talked about his encounter with Tezuka Osamu
's works for the first time. He confessed the admiration for and the repulsion against the great Mangaka.
"I've been struggling with Tezuka for long. Words like indebtedness or gratitude cannot describe my feeling toward him. The impact of Shin Takarajima
upon the mangaka in our generation was beyond the imagination of the younger people."
Shin Takarajima is Tezuka's manga published in 1947. It established the style and the architecture of the modern manga.
"It brought us to a totally unseen world and greatly broaden our horizons."
Miyazaki was also absorbed in Tezuka's Sci-fi trilogy "Lost World", "Metropolis", and "Kitarubeki Sekai".
"The image of the future Tezuka showed us was not only bright but scary, irrational, and sad. He'd already realized the two opposing aspects of Modernism: prosperity and destruction."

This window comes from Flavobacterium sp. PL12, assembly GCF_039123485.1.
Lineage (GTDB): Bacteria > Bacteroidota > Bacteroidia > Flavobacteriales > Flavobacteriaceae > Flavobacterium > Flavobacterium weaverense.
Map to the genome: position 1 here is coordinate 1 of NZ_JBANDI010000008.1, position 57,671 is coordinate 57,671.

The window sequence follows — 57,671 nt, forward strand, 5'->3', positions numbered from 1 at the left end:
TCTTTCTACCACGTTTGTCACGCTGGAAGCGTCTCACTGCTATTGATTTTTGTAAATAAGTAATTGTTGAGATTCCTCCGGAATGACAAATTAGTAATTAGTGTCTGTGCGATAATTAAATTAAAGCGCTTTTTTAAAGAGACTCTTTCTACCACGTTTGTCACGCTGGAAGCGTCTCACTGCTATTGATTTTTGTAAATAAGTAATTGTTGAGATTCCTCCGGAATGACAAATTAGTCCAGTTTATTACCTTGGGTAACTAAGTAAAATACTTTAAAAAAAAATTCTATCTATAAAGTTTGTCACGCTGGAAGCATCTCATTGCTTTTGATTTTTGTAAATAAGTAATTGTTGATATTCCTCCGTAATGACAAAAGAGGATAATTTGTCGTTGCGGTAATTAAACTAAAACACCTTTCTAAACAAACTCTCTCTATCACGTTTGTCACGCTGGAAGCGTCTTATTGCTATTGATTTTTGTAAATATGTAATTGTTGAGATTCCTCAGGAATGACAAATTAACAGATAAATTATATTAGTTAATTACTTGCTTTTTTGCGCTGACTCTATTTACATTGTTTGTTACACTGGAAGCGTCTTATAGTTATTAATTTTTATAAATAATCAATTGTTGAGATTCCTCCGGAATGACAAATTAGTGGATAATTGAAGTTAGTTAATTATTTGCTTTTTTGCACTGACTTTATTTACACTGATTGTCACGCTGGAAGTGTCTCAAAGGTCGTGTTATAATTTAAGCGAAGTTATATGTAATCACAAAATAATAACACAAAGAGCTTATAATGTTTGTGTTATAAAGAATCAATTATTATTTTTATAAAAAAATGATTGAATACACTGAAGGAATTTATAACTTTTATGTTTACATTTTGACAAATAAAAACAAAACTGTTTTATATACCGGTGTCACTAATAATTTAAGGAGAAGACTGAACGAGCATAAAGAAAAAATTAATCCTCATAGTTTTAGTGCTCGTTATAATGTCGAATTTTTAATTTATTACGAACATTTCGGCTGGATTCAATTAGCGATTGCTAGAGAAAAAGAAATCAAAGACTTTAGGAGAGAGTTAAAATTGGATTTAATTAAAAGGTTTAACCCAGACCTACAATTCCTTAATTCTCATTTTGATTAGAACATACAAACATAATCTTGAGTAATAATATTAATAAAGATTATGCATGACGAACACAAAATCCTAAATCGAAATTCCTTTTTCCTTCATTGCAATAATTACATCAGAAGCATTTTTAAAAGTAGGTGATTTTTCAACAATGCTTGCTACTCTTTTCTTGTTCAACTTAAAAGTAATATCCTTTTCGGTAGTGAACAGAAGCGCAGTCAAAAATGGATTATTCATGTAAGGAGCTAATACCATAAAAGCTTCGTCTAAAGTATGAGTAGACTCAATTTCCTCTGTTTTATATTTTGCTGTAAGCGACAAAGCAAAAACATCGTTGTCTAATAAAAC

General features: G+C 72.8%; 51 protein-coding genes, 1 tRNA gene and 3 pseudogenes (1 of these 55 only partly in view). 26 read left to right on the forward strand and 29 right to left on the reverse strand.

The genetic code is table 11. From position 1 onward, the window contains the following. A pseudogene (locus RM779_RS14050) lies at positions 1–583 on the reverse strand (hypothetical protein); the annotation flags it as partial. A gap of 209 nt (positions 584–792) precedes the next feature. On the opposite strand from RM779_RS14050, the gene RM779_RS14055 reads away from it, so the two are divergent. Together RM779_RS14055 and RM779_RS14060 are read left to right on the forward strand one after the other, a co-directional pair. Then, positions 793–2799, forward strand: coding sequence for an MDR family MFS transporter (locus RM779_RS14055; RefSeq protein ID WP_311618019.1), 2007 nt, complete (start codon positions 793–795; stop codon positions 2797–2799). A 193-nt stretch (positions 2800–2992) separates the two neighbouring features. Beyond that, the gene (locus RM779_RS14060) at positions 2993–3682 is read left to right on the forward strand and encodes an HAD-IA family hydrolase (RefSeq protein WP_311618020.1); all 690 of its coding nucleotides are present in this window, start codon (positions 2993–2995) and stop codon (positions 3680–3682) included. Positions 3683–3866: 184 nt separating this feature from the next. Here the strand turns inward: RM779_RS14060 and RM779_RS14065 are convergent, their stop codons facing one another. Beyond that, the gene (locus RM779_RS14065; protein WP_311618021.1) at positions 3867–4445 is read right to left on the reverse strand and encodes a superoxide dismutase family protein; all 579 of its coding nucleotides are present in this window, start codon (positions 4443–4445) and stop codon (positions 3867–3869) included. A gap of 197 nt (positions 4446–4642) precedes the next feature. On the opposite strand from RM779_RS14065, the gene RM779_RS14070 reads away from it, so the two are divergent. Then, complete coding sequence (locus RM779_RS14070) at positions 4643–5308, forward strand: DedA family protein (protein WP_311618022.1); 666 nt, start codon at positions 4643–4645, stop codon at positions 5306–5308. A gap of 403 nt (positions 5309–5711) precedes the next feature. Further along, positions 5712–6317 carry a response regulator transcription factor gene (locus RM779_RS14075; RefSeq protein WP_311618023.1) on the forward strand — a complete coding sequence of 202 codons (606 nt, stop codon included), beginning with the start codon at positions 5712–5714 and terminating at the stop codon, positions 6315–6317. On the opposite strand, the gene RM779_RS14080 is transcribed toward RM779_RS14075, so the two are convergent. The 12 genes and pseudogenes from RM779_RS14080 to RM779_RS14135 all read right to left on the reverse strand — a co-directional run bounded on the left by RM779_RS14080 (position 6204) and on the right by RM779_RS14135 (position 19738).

Miyazaki supposed that the memory of the piles of corpses in the air raid on Osaka city made a dark hollow in Tezuka's mind. Tezuka started to hide the dark side as he became more and more popular.
"I can see Tezuka's nihilistic idea that humanism is the only way to succeed in the anime/manga business. He intentionally removed the darkness from his works. That's why Tetsuwan Atom (1963)
Miyazaki once bitterly criticized Tezuka in 1989 in the mourning message for him. "Tezuka's animation was Ohya no Gidayu
. A landlord forces his tenants to see his terrible performances. The evaluation hasn't changed. But it's true that I felt relieved to see Tezuka failed in Atom. It gave me a chance to beat him."
Miyazaki quitted Mangaka and became an animator because he couldn't be free from the influence of Tezuka's arts. He admitted the basis of his perception originated from the impact he got from Shin Takarajima.
"And that's why I've never wanted to be a worshiper of Tezuka."